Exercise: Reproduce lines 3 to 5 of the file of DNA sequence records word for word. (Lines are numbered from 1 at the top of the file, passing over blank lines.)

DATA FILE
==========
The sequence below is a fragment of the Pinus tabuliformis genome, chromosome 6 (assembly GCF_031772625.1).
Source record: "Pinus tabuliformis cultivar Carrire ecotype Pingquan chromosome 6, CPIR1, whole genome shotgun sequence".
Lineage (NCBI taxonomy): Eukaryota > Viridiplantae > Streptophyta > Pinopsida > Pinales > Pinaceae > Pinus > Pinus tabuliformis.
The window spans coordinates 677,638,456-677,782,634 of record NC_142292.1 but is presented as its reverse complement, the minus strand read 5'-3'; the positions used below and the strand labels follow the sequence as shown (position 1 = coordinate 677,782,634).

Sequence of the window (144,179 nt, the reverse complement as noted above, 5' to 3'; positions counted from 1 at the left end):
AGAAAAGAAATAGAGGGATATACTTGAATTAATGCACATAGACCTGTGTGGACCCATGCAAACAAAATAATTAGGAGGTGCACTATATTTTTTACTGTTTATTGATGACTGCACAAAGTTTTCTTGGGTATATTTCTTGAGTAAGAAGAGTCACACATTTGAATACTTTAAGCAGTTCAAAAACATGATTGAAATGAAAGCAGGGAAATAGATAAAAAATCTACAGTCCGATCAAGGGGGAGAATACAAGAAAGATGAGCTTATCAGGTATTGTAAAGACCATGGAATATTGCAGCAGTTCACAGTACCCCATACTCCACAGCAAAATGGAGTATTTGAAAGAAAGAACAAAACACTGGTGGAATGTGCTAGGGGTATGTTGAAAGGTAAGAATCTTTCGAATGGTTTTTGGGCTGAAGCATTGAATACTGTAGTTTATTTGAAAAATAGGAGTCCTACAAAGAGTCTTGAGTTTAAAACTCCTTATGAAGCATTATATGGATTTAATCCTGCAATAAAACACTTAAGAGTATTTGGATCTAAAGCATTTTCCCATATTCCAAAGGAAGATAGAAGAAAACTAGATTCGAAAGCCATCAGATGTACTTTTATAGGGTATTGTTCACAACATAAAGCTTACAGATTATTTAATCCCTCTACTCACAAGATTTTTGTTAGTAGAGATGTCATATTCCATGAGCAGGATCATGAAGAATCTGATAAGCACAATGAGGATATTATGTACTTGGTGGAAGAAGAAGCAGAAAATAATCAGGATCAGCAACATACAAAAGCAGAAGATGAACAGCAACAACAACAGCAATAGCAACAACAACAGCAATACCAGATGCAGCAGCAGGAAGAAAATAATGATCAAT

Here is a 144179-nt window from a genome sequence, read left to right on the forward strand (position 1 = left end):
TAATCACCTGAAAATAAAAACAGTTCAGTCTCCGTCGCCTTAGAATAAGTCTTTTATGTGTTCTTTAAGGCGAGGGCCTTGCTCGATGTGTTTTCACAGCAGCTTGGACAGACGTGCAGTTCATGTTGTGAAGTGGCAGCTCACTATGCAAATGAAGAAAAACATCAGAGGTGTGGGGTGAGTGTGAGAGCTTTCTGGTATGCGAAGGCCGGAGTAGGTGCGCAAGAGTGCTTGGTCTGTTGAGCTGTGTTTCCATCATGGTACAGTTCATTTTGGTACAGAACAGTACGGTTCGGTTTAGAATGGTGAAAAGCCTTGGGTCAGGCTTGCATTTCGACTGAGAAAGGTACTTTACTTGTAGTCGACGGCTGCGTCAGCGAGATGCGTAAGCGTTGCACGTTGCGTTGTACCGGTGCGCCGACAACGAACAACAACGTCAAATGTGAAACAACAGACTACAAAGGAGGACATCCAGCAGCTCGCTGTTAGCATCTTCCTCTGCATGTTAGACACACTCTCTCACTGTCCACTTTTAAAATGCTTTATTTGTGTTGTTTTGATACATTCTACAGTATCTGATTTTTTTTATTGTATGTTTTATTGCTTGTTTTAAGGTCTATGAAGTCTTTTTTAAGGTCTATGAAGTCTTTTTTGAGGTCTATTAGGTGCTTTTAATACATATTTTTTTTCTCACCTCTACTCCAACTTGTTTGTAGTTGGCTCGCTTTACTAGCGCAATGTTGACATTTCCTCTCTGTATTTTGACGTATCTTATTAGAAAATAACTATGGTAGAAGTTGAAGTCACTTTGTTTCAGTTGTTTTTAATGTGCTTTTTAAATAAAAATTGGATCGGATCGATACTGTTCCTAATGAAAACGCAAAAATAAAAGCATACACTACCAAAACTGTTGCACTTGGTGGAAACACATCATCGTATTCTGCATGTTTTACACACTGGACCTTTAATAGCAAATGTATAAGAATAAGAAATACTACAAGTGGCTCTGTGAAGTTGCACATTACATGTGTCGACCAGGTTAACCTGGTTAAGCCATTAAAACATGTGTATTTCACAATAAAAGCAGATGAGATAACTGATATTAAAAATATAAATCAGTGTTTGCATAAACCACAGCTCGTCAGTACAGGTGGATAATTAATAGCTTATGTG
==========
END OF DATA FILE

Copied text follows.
Lineage (NCBI taxonomy): Eukaryota > Viridiplantae > Streptophyta > Pinopsida > Pinales > Pinaceae > Pinus > Pinus tabuliformis.
The window spans coordinates 677,638,456-677,782,634 of record NC_142292.1 but is presented as its reverse complement, the minus strand read 5'-3'; the positions used below and the strand labels follow the sequence as shown (position 1 = coordinate 677,782,634).

Sequence of the window (144,179 nt, the reverse complement as noted above, 5' to 3'; positions counted from 1 at the left end):